Georgia Rule (7/10)
by Tony Medley
Not only does this start out as a traditional chick flick, but the
contrived opening exacerbates the distaste, with some of that
pseudo-snappy dialogue (Mark Andrus) common to the genre that generally
turns my stomach. Not clever; not funny. It drags on from there for
about 45 minutes, after which Lindsay Lohan overcomes the dubious script
and saves it from itself. While it has all the ingredients of the worst
of the class, a bad male and women in crisis, this doesn’t degenerate
into total bathos, thanks mainly to the electric Lohan. Make no mistake;
without Lindsay, this would be a dud.
The basic story is that there are three women, Grandmother Georgia (Jane
Fonda), Mother Lilly (Felicity Huffman), and Rachel (Lohan). Rachel has
severe behavioral problems; Lilly was a problem and is beset with bad
habits, smoking and alcohol; and all their problems can be traced back
to Georgia and her strict way of bringing up Lilly. Rachel has been
banished from San Francisco to a small town in Idaho to live with
Georgia for the summer, in the hope that it will put her on the straight
Thrown into the mix are three men. The saintly Simon (Dermot Mulroney),
a veterinarian who acts and practices as the small-town doctor, is so
pure he could have a halo around his head without anyone noticing.
Lilly’s husband, Arnold (Cary Elwes), who is Rachel’s stepfather, is the
allegedly bad guy. Harlon (Garrett Hedlund), is a small town boy who
becomes befuddled and intrigued by the sexually sophisticated Rachel.
They all give good accounts of themselves, especially Hedlund.
A weakness of the film I thought reprehensible is the way it treats
Lilly’s alcoholism with a wink and a nod. With rare exceptions (1962’s
Days of Wine and Roses), Hollywood has treated alcoholism as a
joke, something to be laughed at and with, and has rewarded this
treatment with honors (1982’s reprehensible Arthur, which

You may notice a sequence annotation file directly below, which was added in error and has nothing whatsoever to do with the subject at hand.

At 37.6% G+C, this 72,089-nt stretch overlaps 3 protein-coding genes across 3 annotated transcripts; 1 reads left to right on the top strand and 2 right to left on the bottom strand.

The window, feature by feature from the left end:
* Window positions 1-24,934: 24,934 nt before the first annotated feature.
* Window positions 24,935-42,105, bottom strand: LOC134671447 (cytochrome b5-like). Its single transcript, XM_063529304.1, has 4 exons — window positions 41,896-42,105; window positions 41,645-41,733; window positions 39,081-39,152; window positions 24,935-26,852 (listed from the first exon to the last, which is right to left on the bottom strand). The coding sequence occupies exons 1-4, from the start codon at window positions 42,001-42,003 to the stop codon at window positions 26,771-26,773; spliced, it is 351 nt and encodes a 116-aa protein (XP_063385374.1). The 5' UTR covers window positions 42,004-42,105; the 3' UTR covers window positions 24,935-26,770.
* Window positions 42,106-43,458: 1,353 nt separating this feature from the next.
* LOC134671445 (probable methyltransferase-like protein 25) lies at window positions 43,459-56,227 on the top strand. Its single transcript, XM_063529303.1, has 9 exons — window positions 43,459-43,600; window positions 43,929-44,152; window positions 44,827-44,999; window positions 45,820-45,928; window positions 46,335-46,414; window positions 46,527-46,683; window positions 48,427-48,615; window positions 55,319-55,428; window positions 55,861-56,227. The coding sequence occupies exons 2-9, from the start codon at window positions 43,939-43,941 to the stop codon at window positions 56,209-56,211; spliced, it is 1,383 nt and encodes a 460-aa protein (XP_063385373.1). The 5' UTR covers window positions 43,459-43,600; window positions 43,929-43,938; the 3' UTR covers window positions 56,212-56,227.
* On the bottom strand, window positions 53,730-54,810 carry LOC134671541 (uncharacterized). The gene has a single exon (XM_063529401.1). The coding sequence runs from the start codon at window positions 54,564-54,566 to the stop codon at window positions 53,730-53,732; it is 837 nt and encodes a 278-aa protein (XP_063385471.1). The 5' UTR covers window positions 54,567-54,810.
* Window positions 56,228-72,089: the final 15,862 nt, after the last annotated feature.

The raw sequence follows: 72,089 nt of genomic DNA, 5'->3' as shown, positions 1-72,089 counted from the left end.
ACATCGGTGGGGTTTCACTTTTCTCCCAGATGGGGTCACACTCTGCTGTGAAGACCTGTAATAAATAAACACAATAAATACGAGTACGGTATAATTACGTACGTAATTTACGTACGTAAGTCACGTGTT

received two Oscars® and 4 nominations). Well, it’s not a joke. The way
Lilly drinks in this movie is not something she could just dance away
from, as she does at the end of the film. A responsible filmmaker would
not deal with alcoholism with the haughty disregard director Garry
Marshall gives it here. Alcoholism is far too serious a societal problem
to diminish it by treating as just a comic device.
While Huffman gives a very good performance, the game Fonda struggles
with a poorly crafted character whose take on life is a little hard to
swallow. Despite her effort, and Huffman’s, the movie belongs to Lohan.
She is as hot as any actress who has ever appeared on the screen with
her clothes on, and that includes Monroe and Harlow and Tierney. But
better than her natural sexiness, she grabs this role and takes it to
another level. This 20 year-old woman can act and can carry a film
containing a legend like Fonda. Huffman and Fonda may be capable
actresses, Lohan is a star in the old-fashioned sense of the word. The
film finally gets interesting, but what makes it special is Lindsay.
On the downside, the film accepts Bill Clinton’s definition that oral
sex is not “sex.” Some people (maybe 99% of the population?) might
disagree. Where there’s orgasm, there must be sex (Seinfeld set an even
stricter standard, opining that sex occurs whenever there’s nipple
But that’s neither here nor there when it comes to this film. For me, a
test of the quality of a film is whether I think about it afterwards.
Based on that, this is worth seeing, because I have thought about it
(well, Lohan, anyway) quite a bit.
May 9, 2007